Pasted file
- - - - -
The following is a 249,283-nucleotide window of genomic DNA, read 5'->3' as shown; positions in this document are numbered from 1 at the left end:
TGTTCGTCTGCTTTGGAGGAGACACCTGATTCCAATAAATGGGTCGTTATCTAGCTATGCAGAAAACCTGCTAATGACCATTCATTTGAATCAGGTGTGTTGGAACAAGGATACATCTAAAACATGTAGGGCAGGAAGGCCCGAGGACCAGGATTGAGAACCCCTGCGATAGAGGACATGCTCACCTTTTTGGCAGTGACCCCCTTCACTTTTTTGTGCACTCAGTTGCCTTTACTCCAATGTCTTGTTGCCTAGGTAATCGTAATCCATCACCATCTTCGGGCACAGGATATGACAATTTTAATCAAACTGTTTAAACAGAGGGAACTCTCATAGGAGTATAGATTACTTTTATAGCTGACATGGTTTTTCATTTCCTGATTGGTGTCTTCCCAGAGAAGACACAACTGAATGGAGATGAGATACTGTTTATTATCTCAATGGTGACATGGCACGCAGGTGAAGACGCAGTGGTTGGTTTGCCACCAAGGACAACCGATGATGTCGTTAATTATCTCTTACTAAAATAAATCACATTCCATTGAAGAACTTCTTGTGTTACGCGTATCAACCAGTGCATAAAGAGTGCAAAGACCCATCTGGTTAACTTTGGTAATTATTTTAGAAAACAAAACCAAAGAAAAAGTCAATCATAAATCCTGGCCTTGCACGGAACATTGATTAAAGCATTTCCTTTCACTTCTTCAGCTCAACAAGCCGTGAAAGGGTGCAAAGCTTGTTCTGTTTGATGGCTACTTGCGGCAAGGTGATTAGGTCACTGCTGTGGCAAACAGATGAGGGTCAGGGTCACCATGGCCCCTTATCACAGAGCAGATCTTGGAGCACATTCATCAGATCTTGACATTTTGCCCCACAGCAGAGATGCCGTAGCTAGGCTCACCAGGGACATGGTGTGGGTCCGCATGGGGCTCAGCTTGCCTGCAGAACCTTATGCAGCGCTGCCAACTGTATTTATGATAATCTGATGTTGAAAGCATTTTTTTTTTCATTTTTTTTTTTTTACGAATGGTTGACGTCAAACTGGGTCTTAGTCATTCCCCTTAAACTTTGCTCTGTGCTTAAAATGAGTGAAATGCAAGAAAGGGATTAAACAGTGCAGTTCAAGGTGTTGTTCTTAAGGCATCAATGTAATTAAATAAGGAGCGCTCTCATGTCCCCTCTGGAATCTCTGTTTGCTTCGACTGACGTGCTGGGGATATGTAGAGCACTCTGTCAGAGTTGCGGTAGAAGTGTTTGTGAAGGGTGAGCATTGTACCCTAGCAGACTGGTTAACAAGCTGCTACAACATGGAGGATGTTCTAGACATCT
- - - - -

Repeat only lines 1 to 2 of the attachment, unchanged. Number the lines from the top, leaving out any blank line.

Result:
The following is a 249,283-nucleotide window of genomic DNA, read 5'->3' as shown; positions in this document are numbered from 1 at the left end:
TGTTCGTCTGCTTTGGAGGAGACACCTGATTCCAATAAATGGGTCGTTATCTAGCTATGCAGAAAACCTGCTAATGACCATTCATTTGAATCAGGTGTGTTGGAACAAGGATACATCTAAAACATGTAGGGCAGGAAGGCCCGAGGACCAGGATTGAGAACCCCTGCGATAGAGGACATGCTCACCTTTTTGGCAGTGACCCCCTTCACTTTTTTGTGCACTCAGTTGCCTTTACTCCAATGTCTTGTTGCCTAGGTAATCGTAATCCATCACCATCTTCGGGCACAGGATATGACAATTTTAATCAAACTGTTTAAACAGAGGGAACTCTCATAGGAGTATAGATTACTTTTATAGCTGACATGGTTTTTCATTTCCTGATTGGTGTCTTCCCAGAGAAGACACAACTGAATGGAGATGAGATACTGTTTATTATCTCAATGGTGACATGGCACGCAGGTGAAGACGCAGTGGTTGGTTTGCCACCAAGGACAACCGATGATGTCGTTAATTATCTCTTACTAAAATAAATCACATTCCATTGAAGAACTTCTTGTGTTACGCGTATCAACCAGTGCATAAAGAGTGCAAAGACCCATCTGGTTAACTTTGGTAATTATTTTAGAAAACAAAACCAAAGAAAAAGTCAATCATAAATCCTGGCCTTGCACGGAACATTGATTAAAGCATTTCCTTTCACTTCTTCAGCTCAACAAGCCGTGAAAGGGTGCAAAGCTTGTTCTGTTTGATGGCTACTTGCGGCAAGGTGATTAGGTCACTGCTGTGGCAAACAGATGAGGGTCAGGGTCACCATGGCCCCTTATCACAGAGCAGATCTTGGAGCACATTCATCAGATCTTGACATTTTGCCCCACAGCAGAGATGCCGTAGCTAGGCTCACCAGGGACATGGTGTGGGTCCGCATGGGGCTCAGCTTGCCTGCAGAACCTTATGCAGCGCTGCCAACTGTATTTATGATAATCTGATGTTGAAAGCATTTTTTTTTTCATTTTTTTTTTTTTACGAATGGTTGACGTCAAACTGGGTCTTAGTCATTCCCCTTAAACTTTGCTCTGTGCTTAAAATGAGTGAAATGCAAGAAAGGGATTAAACAGTGCAGTTCAAGGTGTTGTTCTTAAGGCATCAATGTAATTAAATAAGGAGCGCTCTCATGTCCCCTCTGGAATCTCTGTTTGCTTCGACTGACGTGCTGGGGATATGTAGAGCACTCTGTCAGAGTTGCGGTAGAAGTGTTTGTGAAGGGTGAGCATTGTACCCTAGCAGACTGGTTAACAAGCTGCTACAACATGGAGGATGTTCTAGACATCT